DVDs In Brief: October 19, 2011

DVDs In Brief: October 19, 2011

After flopping commercially with the stellar cult favorites Zero Effect, The TV Set, and Walk Hard, director Jake Kasdan finally scored a big commercial hit with Bad Teacher (Sony), a ribald, hard-R-rated comedy distinguished by Cameron Diaz’s fearlessly committed performance as a proudly amoral gold-digger who sets her sights on exquisitely milquetoast new co-worker Justin Timberlake. It’s just too bad the filmmakers couldn’t think of anything for love interest Jason Segel to do beyond standing on the sidelines looking/being adorable…

Actor Michael Rapaport made an unexpectedly moving directorial debut with Beats Rhymes & Life (Sony), a documentary about the unraveling of A Tribe Called Quest that delves deeply into the love-hate relationship between demanding perfectionist frontman Q-Tip and overwhelmed sidekick Phife. The result is a hip-hop answer to Some Kind Of Monster, as well as one of the most penetrating, poignant explorations of the ecstasy and agony of collaboration since Topsy-Turvy

Red State (Lionsgate) made headlines when writer-director Kevin Smith used the film’s Sundance première to “auction” the film to himself so he could distribute it independently. The film itself is as audacious as Smith’s strategy; it’s a button-pushing, unclassifiable, ripped-from-the-headlines horror melodrama about a Fred Phelps-like figure (Michael Parks) who brings a little taste of hell to a trio of horny teenagers out for a wild night with would-be swinger Melissa Leo. To its credit, Red State is unlike anything Smith has ever done or probably will do again, a scuzzy potboiler with an unmistakable grindhouse feel…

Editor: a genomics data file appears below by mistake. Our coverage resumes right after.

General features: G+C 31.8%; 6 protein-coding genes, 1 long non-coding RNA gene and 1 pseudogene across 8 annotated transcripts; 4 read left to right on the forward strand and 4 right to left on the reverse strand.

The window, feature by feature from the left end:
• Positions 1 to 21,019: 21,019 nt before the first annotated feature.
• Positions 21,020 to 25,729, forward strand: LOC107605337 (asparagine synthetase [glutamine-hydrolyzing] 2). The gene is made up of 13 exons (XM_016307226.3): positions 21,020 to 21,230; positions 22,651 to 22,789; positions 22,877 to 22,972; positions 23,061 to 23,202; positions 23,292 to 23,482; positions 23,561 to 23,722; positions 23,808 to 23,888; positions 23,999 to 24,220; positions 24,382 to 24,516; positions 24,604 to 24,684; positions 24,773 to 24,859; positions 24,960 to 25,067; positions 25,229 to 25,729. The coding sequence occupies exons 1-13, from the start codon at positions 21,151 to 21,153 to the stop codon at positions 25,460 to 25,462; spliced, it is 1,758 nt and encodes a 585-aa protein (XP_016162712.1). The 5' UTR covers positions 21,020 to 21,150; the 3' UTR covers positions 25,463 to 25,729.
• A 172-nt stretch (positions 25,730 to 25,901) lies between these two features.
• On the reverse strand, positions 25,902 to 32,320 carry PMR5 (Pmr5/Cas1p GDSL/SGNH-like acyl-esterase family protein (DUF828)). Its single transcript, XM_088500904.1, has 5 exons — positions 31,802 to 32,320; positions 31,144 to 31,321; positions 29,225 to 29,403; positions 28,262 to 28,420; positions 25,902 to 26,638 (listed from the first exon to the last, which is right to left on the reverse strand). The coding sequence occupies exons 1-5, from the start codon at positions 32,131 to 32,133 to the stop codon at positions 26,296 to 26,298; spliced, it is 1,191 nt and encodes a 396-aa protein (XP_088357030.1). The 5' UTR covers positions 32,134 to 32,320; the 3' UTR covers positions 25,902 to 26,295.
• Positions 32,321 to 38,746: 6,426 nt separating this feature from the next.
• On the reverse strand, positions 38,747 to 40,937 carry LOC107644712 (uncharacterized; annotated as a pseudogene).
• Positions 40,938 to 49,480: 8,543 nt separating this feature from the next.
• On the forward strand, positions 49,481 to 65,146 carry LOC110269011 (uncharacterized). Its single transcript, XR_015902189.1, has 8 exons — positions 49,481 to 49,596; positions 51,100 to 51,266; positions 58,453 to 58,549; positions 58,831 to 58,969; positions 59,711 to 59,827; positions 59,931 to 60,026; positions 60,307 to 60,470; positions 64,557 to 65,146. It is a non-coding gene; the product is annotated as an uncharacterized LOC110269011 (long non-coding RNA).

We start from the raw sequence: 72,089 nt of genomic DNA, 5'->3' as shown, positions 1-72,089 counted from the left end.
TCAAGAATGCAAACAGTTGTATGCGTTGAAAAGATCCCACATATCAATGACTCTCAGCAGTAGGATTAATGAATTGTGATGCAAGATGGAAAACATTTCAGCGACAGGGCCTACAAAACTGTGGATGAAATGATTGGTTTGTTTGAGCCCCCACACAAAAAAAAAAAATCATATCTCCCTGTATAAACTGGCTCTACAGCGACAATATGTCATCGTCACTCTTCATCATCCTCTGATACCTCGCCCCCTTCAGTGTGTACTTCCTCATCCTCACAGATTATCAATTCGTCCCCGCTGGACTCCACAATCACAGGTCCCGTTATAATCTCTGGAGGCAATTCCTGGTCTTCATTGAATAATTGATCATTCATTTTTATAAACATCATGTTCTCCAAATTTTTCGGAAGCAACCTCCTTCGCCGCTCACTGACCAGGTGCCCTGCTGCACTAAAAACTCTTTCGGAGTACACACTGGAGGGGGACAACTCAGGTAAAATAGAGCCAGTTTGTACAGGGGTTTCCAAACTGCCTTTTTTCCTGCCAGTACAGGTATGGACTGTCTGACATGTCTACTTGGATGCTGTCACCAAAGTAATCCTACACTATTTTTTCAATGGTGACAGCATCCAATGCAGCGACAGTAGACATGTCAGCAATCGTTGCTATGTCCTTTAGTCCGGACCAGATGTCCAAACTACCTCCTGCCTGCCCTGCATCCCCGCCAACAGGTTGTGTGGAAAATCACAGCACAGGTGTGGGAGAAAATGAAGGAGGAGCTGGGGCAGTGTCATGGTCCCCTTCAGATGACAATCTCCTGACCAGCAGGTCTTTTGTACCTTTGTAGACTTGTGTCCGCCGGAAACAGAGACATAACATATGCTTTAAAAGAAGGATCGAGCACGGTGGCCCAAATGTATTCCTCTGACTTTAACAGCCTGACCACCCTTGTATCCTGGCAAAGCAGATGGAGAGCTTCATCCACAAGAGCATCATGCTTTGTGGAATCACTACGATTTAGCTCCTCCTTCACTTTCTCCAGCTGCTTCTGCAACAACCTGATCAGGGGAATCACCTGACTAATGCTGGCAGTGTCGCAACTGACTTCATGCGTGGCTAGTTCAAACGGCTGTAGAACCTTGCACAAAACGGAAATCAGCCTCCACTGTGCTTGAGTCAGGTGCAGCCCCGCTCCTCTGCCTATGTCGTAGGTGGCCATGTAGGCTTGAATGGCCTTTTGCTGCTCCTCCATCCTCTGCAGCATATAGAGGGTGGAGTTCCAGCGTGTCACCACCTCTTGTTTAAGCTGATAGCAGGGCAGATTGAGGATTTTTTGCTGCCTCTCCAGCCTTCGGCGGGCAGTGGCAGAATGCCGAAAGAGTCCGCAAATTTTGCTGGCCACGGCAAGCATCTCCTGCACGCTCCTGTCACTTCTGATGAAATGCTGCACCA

Director Cameron Crowe knew the members of Pearl Jam before they were Pearl Jam, and cast lead singer Eddie Vedder in his misbegotten but winning 1992 film Singles. Crowe calls on that history—and his own history as a precocious rock journalist—for Pearl Jam Twenty (Sony), a warm, engaging appreciation of the band that mixes performance footage with reminiscences. Most compelling are the reflections on how the band maintained its credibility after achieving runaway mainstream success and waging a public battle against Ticketmaster…

The documentary Page One: Inside The New York Times (Magnolia) tries to tell about a dozen stories at once, tracking the paper’s day-to-day operations, its various hardships and scandals, and its efforts to find a new vitality (and viability) in an age where the printed word has become increasingly obsolete. The film wisely sets up camp at the newly created Media desk, and gets the ideal tour guide in David Carr, an old-school journalist who defends the paper in oft- colorful language. A confrontation between Carr and a Vice editor over the latter’s criticism of the Times’ Liberia coverage is worth the price of admission alone.

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